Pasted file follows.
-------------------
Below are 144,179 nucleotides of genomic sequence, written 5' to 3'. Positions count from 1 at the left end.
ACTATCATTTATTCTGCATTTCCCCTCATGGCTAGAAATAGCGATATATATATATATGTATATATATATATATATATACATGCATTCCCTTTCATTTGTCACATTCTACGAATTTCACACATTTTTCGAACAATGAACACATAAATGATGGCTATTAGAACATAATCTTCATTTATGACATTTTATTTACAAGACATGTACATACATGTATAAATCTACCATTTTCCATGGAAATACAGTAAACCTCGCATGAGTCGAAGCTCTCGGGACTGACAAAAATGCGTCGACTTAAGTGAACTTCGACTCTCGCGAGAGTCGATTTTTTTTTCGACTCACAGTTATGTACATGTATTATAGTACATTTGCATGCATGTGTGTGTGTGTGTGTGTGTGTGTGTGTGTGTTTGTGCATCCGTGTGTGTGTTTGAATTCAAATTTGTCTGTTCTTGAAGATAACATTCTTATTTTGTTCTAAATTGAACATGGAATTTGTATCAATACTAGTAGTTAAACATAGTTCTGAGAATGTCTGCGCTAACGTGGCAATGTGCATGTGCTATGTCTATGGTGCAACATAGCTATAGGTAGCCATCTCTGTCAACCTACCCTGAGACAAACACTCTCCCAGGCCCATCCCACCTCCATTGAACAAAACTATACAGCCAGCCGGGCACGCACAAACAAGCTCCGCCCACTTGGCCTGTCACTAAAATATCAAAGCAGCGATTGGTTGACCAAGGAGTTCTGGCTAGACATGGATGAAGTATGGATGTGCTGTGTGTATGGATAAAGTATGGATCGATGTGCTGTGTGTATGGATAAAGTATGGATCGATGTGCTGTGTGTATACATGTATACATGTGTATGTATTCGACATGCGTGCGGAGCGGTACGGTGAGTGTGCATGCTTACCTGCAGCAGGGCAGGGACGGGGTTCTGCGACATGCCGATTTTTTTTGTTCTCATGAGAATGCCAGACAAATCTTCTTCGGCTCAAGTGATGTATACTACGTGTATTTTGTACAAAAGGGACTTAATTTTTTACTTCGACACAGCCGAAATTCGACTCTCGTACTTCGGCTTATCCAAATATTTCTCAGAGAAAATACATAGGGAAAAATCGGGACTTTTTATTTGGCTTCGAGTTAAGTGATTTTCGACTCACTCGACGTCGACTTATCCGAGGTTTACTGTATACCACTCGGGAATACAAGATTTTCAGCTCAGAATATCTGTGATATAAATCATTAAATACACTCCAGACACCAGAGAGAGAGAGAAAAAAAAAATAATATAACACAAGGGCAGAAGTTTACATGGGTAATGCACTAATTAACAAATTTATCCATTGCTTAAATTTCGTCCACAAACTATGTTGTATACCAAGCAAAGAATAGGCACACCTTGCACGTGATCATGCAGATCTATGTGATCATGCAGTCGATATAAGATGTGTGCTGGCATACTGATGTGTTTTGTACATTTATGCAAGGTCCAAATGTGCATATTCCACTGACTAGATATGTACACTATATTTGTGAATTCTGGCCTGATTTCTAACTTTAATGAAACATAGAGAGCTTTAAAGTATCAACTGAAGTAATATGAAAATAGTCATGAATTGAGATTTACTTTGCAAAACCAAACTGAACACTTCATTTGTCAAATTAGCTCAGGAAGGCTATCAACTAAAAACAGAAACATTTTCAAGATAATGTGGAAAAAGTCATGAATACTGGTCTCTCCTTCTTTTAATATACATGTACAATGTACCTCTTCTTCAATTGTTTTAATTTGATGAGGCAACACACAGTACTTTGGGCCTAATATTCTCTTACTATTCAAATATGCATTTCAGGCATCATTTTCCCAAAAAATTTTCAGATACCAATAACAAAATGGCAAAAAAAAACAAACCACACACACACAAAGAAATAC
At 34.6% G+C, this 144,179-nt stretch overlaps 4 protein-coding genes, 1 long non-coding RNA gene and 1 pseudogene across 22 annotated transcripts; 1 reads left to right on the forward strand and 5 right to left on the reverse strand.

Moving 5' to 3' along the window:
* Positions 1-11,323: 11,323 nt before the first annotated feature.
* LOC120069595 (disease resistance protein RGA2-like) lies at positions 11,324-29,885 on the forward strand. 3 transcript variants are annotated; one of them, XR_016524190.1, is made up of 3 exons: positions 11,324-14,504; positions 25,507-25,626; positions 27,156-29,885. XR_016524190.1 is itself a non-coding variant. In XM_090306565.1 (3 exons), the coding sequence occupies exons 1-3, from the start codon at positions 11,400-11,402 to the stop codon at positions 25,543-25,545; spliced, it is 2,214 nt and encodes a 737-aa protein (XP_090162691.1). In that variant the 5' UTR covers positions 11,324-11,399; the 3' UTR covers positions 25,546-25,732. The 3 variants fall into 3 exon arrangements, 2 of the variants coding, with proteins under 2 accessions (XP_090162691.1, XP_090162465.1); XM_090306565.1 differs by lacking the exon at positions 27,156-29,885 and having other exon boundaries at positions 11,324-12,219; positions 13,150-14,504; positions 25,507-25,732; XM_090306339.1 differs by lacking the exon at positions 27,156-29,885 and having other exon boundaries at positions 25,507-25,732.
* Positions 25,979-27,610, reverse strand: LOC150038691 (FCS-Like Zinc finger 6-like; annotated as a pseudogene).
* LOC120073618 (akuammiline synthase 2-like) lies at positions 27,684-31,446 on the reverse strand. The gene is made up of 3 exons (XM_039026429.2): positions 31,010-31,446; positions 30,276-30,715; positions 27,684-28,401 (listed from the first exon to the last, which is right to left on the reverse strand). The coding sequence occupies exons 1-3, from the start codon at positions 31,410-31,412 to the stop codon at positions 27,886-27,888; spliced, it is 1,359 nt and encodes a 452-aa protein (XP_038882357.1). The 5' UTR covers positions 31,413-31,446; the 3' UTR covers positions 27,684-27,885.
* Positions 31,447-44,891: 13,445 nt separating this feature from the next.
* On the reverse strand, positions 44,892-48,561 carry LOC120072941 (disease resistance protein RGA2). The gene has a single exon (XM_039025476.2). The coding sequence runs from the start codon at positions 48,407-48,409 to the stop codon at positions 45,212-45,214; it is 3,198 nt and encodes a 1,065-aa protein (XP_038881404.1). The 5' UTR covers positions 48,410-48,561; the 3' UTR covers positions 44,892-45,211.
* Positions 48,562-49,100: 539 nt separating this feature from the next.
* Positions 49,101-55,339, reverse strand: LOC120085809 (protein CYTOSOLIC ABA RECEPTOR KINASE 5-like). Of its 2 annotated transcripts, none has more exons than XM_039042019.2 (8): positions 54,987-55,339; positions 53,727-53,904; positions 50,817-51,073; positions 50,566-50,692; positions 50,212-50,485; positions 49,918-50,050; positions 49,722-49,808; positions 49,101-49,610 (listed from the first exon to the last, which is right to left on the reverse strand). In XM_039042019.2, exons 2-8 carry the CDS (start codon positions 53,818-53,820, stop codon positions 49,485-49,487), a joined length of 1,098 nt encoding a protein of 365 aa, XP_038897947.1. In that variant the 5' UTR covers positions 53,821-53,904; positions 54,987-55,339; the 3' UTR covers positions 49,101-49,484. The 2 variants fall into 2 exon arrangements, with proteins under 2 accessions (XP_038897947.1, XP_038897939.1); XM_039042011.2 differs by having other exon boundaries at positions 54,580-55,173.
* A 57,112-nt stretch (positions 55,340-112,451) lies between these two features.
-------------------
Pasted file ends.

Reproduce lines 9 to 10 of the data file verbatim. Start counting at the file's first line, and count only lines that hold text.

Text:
* Positions 31,447-44,891: 13,445 nt separating this feature from the next.
* On the reverse strand, positions 44,892-48,561 carry LOC120072941 (disease resistance protein RGA2). The gene has a single exon (XM_039025476.2). The coding sequence runs from the start codon at positions 48,407-48,409 to the stop codon at positions 45,212-45,214; it is 3,198 nt and encodes a 1,065-aa protein (XP_038881404.1). The 5' UTR covers positions 48,410-48,561; the 3' UTR covers positions 44,892-45,211.